August 1 2014 Latest news:
Joseph Watts, Political editor
Wednesday, November 21, 2012
I was chatting to David Miliband on Monday about the forthcoming negotiations on the European Union’s budget.
The former foreign secretary was typically scathing of the government’s approach to Europe, saying David Cameron’s infamous veto was “a very bad mistake”
He went on: “We are weak in Europe; there’s no question about that at the moment and our allies, our traditional allies in North Europe and elsewhere, are despairing really - is the right way of putting it - because we’ve got a government that is unable or simply doesn’t believe that regional associations of the kind the European Union is are the way of the future.”
Miliband said the recent vote in Parliament, in which Labour teamed up with Tory eurosceptics to inflict a defeat on the coalition, made Cameron’s bargaining position at the EU stronger, however.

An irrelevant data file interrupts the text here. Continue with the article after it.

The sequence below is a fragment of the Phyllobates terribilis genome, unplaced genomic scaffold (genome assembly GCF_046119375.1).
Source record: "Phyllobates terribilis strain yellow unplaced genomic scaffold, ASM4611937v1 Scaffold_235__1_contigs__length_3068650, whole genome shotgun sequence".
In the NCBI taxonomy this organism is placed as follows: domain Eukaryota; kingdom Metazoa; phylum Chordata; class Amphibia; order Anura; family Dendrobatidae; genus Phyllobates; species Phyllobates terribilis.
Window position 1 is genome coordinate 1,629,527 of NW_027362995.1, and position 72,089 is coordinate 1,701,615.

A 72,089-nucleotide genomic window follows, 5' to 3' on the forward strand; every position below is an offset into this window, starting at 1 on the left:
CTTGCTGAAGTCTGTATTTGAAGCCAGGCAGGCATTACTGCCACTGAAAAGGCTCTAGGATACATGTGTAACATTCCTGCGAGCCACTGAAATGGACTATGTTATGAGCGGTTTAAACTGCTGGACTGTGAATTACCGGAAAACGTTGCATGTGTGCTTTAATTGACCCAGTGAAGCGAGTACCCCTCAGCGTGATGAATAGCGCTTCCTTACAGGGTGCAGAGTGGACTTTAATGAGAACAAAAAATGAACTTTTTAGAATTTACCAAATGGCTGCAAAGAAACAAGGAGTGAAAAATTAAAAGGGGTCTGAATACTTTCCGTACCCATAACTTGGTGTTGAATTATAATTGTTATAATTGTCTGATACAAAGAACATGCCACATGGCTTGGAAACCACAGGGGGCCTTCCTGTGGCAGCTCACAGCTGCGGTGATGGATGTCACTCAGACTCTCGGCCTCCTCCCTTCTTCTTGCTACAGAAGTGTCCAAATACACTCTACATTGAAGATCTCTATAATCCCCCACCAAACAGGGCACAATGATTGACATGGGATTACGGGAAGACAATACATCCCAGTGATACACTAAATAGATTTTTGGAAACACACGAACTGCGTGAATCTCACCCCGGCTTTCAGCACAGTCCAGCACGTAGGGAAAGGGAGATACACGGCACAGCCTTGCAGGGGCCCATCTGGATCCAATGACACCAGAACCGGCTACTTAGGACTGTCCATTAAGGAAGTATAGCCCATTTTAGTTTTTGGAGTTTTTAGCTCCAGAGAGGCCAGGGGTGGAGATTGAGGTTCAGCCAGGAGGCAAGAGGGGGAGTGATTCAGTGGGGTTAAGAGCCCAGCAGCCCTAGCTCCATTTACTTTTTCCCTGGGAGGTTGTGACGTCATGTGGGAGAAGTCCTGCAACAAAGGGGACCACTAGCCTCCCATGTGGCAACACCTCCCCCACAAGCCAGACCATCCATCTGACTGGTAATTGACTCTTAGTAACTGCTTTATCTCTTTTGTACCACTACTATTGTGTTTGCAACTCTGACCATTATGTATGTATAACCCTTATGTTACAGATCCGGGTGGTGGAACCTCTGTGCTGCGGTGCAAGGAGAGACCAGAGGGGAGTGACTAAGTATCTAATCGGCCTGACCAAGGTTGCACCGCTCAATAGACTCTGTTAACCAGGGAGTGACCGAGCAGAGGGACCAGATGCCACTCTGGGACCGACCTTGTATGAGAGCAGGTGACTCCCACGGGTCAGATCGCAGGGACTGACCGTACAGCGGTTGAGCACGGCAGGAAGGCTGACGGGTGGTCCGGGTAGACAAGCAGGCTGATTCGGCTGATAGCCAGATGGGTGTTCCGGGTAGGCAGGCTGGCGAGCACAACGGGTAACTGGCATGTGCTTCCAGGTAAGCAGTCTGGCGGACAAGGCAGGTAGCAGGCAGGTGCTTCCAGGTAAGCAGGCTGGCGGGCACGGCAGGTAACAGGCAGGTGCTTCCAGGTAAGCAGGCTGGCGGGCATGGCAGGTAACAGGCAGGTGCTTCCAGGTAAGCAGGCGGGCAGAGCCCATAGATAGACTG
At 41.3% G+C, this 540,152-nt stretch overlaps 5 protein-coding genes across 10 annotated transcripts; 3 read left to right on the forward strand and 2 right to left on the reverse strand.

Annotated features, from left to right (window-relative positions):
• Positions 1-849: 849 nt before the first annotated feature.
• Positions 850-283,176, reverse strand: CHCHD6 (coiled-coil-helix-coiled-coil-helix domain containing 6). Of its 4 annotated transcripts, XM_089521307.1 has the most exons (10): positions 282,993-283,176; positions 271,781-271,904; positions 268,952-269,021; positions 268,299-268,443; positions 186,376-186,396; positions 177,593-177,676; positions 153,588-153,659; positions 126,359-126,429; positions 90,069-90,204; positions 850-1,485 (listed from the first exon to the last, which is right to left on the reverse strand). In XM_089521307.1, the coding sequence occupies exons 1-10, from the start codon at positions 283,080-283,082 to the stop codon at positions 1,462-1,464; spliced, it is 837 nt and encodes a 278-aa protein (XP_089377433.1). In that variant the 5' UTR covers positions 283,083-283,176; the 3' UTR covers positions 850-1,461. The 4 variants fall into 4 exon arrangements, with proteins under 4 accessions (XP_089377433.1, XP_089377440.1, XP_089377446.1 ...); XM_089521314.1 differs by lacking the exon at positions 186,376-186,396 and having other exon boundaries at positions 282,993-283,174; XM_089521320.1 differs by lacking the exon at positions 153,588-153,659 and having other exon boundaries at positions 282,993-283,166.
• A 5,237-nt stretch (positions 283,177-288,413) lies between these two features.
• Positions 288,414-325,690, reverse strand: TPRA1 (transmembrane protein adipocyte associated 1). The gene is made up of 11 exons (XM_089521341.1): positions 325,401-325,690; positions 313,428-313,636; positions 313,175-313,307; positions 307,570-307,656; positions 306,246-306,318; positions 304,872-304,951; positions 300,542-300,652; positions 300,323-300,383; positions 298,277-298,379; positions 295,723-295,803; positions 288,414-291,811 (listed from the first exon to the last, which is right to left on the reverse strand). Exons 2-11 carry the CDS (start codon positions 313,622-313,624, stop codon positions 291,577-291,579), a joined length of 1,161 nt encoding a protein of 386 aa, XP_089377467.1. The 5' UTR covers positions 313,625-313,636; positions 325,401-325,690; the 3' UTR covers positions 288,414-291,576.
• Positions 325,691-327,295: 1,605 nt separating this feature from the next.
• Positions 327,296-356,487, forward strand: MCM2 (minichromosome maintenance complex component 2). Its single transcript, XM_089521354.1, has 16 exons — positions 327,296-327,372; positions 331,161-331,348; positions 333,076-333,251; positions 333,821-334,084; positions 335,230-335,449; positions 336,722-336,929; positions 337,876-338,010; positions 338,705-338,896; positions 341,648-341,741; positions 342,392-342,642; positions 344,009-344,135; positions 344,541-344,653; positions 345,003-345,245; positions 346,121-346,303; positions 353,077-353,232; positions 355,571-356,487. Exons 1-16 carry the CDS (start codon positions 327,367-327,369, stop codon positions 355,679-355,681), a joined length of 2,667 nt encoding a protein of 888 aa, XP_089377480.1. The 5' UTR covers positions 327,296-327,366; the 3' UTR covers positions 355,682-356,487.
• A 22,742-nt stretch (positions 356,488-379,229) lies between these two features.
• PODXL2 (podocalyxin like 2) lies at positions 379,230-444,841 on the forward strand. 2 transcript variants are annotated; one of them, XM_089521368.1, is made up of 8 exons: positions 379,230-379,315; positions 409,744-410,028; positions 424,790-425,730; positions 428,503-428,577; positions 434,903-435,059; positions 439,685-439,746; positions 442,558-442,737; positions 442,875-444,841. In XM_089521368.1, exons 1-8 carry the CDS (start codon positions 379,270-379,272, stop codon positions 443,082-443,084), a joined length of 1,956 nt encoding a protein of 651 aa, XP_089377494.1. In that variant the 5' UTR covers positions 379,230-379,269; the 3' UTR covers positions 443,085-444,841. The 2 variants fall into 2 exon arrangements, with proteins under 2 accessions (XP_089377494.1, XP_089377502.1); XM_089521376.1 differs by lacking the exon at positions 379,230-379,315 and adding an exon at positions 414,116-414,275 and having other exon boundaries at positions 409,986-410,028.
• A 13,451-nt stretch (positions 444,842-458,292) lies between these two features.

It gives him, Miliband argued, the ability to say there is a strong feeling in Britain to reform the budget.
Defending his brother’s strategy, he said: “People who say this is Labour becoming anti-European are wrong. There is a misunderstanding there. This was a repositioning to take on the idea that to be pro-European means that you are soft headed about budgets.”
But when I suggested Labour’s support for the Tory rebels was a political stunt, I got at least a partial admission that it was.
“If you’re saying are there political tactics as well as high-minded European theory then yes, of course,” he said.
Nice to hear a politician accepting one of those things everyone already knows.